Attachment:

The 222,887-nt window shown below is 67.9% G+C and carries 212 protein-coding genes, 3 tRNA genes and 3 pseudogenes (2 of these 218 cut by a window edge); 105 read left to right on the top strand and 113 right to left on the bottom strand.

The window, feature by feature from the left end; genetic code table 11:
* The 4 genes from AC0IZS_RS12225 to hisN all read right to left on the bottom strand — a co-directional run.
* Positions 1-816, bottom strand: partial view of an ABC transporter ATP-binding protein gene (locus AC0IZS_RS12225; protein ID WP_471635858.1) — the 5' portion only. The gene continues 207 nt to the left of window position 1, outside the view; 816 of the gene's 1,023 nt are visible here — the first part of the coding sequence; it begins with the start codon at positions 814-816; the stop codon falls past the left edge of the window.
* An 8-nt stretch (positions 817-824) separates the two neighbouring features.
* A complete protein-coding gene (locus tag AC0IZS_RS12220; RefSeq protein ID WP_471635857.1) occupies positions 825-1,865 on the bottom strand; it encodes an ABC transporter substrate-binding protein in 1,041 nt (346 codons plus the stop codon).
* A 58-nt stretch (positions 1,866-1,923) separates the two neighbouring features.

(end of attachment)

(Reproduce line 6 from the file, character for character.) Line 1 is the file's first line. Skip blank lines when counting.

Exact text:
* A complete protein-coding gene (locus tag AC0IZS_RS12220; RefSeq protein ID WP_471635857.1) occupies positions 825-1,865 on the bottom strand; it encodes an ABC transporter substrate-binding protein in 1,041 nt (346 codons plus the stop codon).